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The Essential Science Fiction Television Reader / Edition 1

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Overview

Once confined solely to literature and film, science fiction has emerged to become a firmly established, and wildly popular, television genre over the last half century. The Essential Science Fiction Television Reader provides insight into and analyses of the most important programs in the history of the genre and explores the breadth of science fiction programming. Editor J. P. Telotte and the contributors explain the gradual transformation of the genre from low-budget cinematic knockoffs to an independent and distinct televisual identity. Their essays track the dramatic evolution of early hits such as The Twilight Zone and Star Trek into the science fiction programming of today with its more recent successes such as Lost and Heroes. They highlight the history, narrative approaches, and themes of the genre with an inviting and accessible style. In essays that are as varied as the shows themselves, the contributors address the full scope of the genre. In his essay "The Politics of Star Trek: The Original Series," M. Keith Booker examines the ways in which Star Trek promoted cultural diversity and commented on the pioneering attitude of the American West. Susan George takes on the refurbished Battlestar Galactica series, examining how the show reframes questions of gender. Other essays explore the very attributes that constitute science fiction television: David Lavery's essay "The Island's Greatest Mystery: Is Lost Science Fiction?"calls into question the defining characteristics of the genre. From anime to action, every form of science fiction television is given thoughtful analysis enriched with historical perspective. Placing the genre in a broad context, The Essential Science Fiction Television Reader outlines where the genre has been, where it is today, and where it may travel in the future. No longer relegated to the periphery of television, science fiction now commands a viewership vast enough to sustain a cable channel devoted to the genre.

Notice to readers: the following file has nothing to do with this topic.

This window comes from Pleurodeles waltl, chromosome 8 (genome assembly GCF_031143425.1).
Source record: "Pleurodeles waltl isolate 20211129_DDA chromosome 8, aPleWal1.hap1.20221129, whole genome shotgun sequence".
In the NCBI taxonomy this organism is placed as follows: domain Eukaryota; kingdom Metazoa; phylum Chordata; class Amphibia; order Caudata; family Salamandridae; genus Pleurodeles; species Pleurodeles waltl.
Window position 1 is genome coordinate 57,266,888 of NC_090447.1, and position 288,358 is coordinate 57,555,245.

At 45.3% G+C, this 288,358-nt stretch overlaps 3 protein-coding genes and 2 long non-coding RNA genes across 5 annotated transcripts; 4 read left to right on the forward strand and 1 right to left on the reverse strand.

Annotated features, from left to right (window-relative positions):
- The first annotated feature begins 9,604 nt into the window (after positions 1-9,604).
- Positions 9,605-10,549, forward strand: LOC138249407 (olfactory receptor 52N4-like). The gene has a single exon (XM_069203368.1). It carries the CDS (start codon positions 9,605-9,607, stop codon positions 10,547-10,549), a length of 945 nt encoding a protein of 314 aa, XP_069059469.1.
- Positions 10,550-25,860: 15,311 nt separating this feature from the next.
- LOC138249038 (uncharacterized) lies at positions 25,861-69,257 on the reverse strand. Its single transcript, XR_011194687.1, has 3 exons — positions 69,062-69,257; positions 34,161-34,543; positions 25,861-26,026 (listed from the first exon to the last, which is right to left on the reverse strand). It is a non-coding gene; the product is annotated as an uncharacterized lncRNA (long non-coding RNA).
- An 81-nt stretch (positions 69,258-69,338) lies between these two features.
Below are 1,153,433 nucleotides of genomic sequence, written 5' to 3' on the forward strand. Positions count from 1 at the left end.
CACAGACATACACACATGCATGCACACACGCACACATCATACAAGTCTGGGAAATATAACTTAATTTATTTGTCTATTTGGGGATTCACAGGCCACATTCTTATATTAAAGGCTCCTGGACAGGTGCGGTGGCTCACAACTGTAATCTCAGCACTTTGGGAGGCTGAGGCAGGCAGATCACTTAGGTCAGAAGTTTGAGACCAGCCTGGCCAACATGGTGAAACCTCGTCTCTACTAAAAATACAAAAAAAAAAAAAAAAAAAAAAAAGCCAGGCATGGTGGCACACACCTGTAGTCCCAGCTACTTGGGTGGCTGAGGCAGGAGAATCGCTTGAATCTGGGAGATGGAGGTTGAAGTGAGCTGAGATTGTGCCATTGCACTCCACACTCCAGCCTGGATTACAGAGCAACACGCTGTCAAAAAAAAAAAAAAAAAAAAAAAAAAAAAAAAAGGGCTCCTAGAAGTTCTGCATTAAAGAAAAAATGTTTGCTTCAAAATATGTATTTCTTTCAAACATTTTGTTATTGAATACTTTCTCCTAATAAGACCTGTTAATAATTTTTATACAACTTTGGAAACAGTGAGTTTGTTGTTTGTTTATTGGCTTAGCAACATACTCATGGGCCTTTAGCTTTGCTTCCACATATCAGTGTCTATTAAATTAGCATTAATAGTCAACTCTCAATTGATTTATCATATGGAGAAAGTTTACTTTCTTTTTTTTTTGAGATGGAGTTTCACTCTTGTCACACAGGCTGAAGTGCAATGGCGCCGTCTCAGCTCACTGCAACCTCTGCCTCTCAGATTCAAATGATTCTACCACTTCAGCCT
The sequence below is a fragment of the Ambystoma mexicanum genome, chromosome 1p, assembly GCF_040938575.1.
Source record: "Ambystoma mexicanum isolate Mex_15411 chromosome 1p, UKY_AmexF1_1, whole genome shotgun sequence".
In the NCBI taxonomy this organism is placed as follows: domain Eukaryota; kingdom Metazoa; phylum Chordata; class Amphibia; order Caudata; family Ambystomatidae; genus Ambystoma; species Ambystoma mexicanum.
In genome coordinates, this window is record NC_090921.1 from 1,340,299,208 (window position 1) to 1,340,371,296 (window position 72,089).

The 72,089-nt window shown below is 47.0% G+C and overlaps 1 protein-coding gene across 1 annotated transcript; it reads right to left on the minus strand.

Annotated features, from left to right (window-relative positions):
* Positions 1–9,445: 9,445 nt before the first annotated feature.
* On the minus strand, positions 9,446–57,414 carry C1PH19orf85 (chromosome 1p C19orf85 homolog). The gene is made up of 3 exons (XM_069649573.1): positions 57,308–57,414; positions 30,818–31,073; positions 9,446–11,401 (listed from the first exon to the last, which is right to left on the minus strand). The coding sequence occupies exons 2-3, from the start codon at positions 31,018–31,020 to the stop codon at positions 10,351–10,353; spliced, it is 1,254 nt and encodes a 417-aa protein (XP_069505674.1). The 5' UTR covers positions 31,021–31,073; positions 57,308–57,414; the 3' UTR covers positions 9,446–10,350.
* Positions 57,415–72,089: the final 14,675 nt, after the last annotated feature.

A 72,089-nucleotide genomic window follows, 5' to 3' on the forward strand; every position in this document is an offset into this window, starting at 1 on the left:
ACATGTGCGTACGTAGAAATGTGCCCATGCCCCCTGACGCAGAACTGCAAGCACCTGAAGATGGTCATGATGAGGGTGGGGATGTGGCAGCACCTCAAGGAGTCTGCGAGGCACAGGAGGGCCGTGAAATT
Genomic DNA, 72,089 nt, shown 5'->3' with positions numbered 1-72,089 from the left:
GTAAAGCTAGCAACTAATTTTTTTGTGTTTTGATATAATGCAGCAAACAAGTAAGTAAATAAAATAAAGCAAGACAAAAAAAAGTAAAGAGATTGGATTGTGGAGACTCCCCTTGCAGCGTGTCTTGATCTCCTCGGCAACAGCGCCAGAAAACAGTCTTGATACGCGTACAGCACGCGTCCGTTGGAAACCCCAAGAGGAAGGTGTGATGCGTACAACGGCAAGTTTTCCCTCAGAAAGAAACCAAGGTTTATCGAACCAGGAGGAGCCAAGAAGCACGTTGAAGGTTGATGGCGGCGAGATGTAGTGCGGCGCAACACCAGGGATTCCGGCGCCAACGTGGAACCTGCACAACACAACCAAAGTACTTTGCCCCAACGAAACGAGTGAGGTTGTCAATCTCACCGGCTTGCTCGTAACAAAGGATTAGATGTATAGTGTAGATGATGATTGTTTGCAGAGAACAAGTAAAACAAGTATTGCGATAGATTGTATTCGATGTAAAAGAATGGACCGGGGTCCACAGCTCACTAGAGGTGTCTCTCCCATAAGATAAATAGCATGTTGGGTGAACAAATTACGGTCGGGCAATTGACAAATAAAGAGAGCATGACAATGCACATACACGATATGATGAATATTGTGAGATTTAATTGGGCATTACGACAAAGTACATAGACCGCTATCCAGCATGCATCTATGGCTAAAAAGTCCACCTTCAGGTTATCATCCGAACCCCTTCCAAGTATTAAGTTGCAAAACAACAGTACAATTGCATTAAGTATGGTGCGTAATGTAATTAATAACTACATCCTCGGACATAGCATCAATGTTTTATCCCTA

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Editorial Reviews

From the Publisher
"The huge increase in the number of complex, culturally significant series in the last twenty years makes the genre a vital one for close study." —Joe Milicia, The New York Review of Science Fiction" —

"Renowned scholar J. P. Telotte explores how animation has confronted the blank template, and how responses to that confrontation have changed." —thebookstallblog.blogspot.com" —

"Provides a provocative glimpse into cultural perspectives of space as a method for understanding both a technological and aesthetic history of animation and the evolution from a modern to postmodern mind-set." —Humanities" —

Library Journal

This essay compilation traces the origins of science fiction (sf) from the early movie serials to today's most popular programs. The writers explain how events such as the Cold War, gender issues, nuclear weapons, and political scenes have affected the plot of hit shows like The Twilight Zone, Star Trek, Lost, and many others. The knowledgeable contributors explore all facets, from anime to the future of sf programs, as well as what constitutes an sf series. The subject matter is intriguing; however, most of the entries are too academic for general readers. Editor Telotte (literature, communication, & culture, Georgia Inst. of Technology; Replications: A Robotic History of the Science Fiction Film) introduces the book with a short history and explanation of its focus. There are some good photos, a videography, and lists of further reading that help liven up an otherwise mediocre book. Recommended for academic libraries with an interest in communication, media, and culture.
—Rosalind Dayen

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Product Details

  • ISBN-13: 9780813124926
  • Publisher: University Press of Kentucky
  • Publication date: 5/1/2008
  • Series: Essential Readers in Contemporary Media
  • Edition description: 1
  • Edition number: 1
  • Pages: 368
  • Product dimensions: 6.00 (w) x 9.00 (h) x 1.12 (d)

Meet the Author

J. P. Telotte, professor of literature, communication, and culture at the Georgia Institute of Technology, is the author or editor of numerous books.

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